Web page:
I wanted to do about 35 after work. Not too many, because I might do a long one on Friday and wanted to conserve my energy. A breezy day with the wind coming from the west. Relatively cool. I clothed myself with three layers on top and a pair of tights and set off to do the Lower Westbound Route for a bit. Usually I’d probably opt for the Upper Westbound, but I’ve done that a couple of times in recent days.
I got as far as the left turn along Grangewood Road after 9 miles. Grangewood Road, or as much as it as I could see from there, had been liberally garnished with dusty grey gravel. Clearly, Leicestershire County Council has bought a very large quantity of the stuff. I avoided it by declining to turn left.
I thought this would take me to Coton in the Elms, along one of the other variations of that route but nope, it didn’t. I just kept going regardless, through Overseal and eventually into the outskirts of Swadlincote. Unfamiliar territory and a bit urban, but it made a change. I saw a sign to Woodville, and made my way there. From there I went up through Ticknall to Swarkestone Bridge. Then onto the Beloved A Road. So in fact I did end up doing the Upper Westbound Route after all, or a bit of it, via a highly circuitous route.
I’d decided by this time that I was going to come back down via Weston, Aston, Shardlow, Donington et al. And I particularly wanted to stop to take a pic after 26 miles, because that would be the point at which I’d have clocked up 40,000 road miles since January 2015. I thought somewhere along Swarkestone Road near Weston might be a suitable spot for that.
That meant I needed to turn around fairly sharpish, but I didn’t. The lure of the nicely surfaced, flat A road was just too much. Seemed a waste not to do another of mile or so. So I did, and I actually passed the 26 mile mark in busy traffic before the turn off to Weston.
I ended up taking this rather indifferent pic after 40,002 road miles. Close enough.
When I got to Castle Donington I was disgusted to find that it had had the same fucking awful grey gravel resurfacing treatment. I had to propel the bike through heaps of the stuff, with cars around me throwing up clouds of dust behind them, despite obeying the 10mph signs that had been left out every few hundred metres. Clearly, there’s no escaping it at the moment. God knows how much additional wear it puts into a pair of bike tyres.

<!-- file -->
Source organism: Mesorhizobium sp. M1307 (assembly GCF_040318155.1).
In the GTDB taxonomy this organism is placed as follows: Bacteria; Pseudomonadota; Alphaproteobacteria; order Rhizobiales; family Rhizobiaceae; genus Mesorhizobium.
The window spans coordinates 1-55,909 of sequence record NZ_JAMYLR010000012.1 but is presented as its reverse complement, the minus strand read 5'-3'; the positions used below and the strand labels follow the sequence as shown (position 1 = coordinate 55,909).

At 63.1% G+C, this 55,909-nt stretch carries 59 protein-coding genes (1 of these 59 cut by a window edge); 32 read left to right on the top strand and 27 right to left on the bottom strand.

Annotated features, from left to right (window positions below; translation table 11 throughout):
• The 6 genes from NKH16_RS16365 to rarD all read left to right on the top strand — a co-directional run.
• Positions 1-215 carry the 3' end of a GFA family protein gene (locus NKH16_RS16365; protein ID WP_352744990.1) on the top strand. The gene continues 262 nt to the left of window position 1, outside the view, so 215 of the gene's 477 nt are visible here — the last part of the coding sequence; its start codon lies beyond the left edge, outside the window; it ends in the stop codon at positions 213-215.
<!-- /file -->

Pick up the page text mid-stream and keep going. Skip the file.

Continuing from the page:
I decided to tolerate the long grisly climb through Swannington rather than face the gravel on the northern approach to the village. Swannington too had had a visit from the Gravel Fairy. But fortunately it seemed to be less recent and had bedded in a bit. I think they must come and take away the excess after a few days. Or do they just sweep it into the drains? Either way it seems a pathetic way to resurface a road.
Listened to LBC, then the tennis on 5 Live – a really superb first round match between Stefanos Tsitsipas and Dominic Thiem that went to a tiebreaker in the fifth set.
A fox cub ran across the road in front of me near Ticknall.
I stayed at home yesterday because rain was forecast. Today it wasn’t, but I did have to put up with a heavy shower. Good run out anyway.
I was going to do at least 40 today, but there was always a chance I’d stretch it to a fondo if I felt like it. With a strong and annoying wind coming from the west I decided to go up and west along the Beloved A Road again. This time though the plan was to go up via Heather, Ashby and Ticknall – the same way I came back on Thursday – to avoid the dusty gravel on the road on the northern route out of the village.
Unfortunately I missed a turn at Ashby. A couple of miles later though. I followed a sign for Blackfordby; I was pretty sure I could find my way to Ticknall from there. And I did, through Woodville and Hartshorne. The only downside was a brutal climb going through Blackfordby.
The headwind was very annoying going west along the A road. I tolerated it as far as the roundabout after Sudbury. I’d done 35 miles at this point and I calculated that I’d done enough for a fondo if I came back the more conventional (quicker) way. Which I did, except that to avoid the gravel I detoured along Wash Lane.
Actually part of the road down from Melbourne has also had the gravel treatment so there was no escaping it. A bit aggravating as that stretch was only resurfaced in luxuriant smooth tarmac about a year ago.
Pretty cool weather when I set off, but I was comfortable enough with three layers on top and a pair of tights. The sun came out later on after which I was too warm, even after I’d partially disrobed and stowed excess clothing in the backpack.
Treated myself to an almond-flavoured Magnum at the petrol station near Hatton.
I gor through a couple of hours of a new audiobook, Mick Herron’s Slow Horses. About an unglamorous department of the Secret Service where intelligence operatives who have failed to make the grade or disgraced themselves are relegated to serve out their careers doing menial or clerical work.
Enjoyable ride on the whole, much more so with a tailwind in the sunshine on the way back. Back on 62.92 miles.